Parents’ Day History
If you’re wondering how long this Parents’ Day has been celebrated, the answer is a resounding, “Not that long”. In fact, it was only back in 1994 when President Bill Clinton signed a Congressional Resolution into law. He noted that the day should be spent “recognizing, uplifting, and supporting the role of parents in the rearing of children”. This means it’s not just children who laud parents on this special day.
Everyone else should do the same as well, recognizing the hard work that goes into the parenting role.
Parents’ Day runs quite the gamut these days. It’s not just Mom and/or Dad who are lauded. Step-parents and anyone who serves as a parent for those who lost or are estranged from their mothers and fathers.
Some grandparents are raising their grandkids. The prefix says “grand”, but don’t think for a second that they’re not parenting.
A Gift Giving Event?
While it’s certainly not necessary while recognizing a parent or parents on Parents’ Day to give a gift, there’s no reason not to do so. In fact, there are certain types of gifts that say, “I appreciate the hard work you do as a parent”.
Gift certificates are excellent options for Parents’ Day gift giving. They don’t take up much space, and they allow the recipients to cash them in when the time is right.
What kind of gift certificates might over-worked, often underpaid, and usually exhausted parents truly appreciate? They would no doubt love anything that makes their lives a little bit easier.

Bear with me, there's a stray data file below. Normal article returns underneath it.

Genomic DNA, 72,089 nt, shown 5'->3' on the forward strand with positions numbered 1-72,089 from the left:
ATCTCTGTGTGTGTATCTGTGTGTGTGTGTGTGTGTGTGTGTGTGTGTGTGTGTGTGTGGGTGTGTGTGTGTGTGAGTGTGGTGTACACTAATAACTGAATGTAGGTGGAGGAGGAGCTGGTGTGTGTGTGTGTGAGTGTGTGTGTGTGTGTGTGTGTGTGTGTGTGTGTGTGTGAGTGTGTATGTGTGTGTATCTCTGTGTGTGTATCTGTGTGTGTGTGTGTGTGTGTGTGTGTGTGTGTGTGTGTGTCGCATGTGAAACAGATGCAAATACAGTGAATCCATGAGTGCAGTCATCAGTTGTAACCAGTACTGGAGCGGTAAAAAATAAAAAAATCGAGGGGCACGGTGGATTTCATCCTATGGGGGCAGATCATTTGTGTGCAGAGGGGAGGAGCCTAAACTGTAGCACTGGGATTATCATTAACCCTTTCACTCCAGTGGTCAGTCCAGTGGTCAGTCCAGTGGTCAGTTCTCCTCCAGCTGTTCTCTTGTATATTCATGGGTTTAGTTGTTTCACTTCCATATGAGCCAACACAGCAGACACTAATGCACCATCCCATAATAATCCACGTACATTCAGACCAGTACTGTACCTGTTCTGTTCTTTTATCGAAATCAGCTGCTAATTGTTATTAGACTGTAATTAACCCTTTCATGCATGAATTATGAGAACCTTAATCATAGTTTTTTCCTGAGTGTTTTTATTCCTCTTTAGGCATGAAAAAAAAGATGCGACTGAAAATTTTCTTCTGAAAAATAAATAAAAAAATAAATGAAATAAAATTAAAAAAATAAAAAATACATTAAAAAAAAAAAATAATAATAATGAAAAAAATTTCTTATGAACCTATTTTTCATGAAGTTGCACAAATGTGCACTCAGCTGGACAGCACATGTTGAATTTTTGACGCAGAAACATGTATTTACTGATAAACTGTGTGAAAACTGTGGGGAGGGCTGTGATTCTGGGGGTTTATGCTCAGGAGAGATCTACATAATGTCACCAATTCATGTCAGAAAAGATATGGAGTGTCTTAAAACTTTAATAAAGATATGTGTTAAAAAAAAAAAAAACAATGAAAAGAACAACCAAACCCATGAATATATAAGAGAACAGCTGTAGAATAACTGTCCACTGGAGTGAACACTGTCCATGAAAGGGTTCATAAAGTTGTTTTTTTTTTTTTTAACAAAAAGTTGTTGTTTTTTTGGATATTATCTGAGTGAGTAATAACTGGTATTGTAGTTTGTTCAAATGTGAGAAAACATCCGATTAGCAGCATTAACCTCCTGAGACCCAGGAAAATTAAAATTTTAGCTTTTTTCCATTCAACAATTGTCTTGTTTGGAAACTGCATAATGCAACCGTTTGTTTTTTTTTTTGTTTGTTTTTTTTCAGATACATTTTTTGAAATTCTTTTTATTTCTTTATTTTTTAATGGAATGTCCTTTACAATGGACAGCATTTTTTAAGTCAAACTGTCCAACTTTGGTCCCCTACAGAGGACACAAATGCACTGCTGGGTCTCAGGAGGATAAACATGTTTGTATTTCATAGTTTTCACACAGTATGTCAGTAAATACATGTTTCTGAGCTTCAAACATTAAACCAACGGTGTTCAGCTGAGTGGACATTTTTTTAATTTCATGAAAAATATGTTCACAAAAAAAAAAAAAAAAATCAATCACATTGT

Gift certificates for restaurant meals mean a night out of the kitchen for whomever does the cooking—and the cleaning up after the meal. Gift certificates for a maid service mean less time cleaning and more time for a bit of relaxation—or for helping with even more homework or a special school project. And speaking of relaxation, gift certificates for anything that encourages stress-free enjoyment—massages, a round of golf, a yoga class—are excellent choices, too.
Why Celebrate Parents’ Day?
Beyond the obvious reasons that include the fact that parents work hard and sacrifice for their children, there are several other reasons to celebrate Parents’ Day. Parents have serious obligations that don’t run out when a child turns eighteen. They are the cornerstones of the adults these children will one day become. Their advice will be sought out for a lifetime. That’s a huge responsibility.
Way more than simply raising children to do well in school and to be kind, good parenting involves teaching a sense of responsibility, integrity, and instilling good judgment. It means allowing children to make all kinds of mistakes while still loving them unconditionally, and finding a lesson in those mistakes.
Parenting means making mistakes and admitting them, apologizing, and getting right back to the task at hand—raising children. There is little to no time off for parents. Even though they might enjoy the occasional vacation sans the kids, they’re on call for at least two decades.
If this isn’t enough to convince you that Parents’ Day is a celebration well worth recognizing, then consider this—even if you may not have a great relationship with one or both of your parents, there was likely a teacher, a neighbor, a relative, or friend who at some time during your childhood years stepped up to the plate and helped you learn a lesson, achieve a goal, or see something in a whole new way. These are also examples of parenting.
Maybe making a list of the many parental figures in our lives and help them make their lives easier. Then we can all celebrate Parents’ Day by appreciating all those who played pivotal roles in the people we are today. Try these tips for more mature family members.
How many people will be on your Parents’ Day list?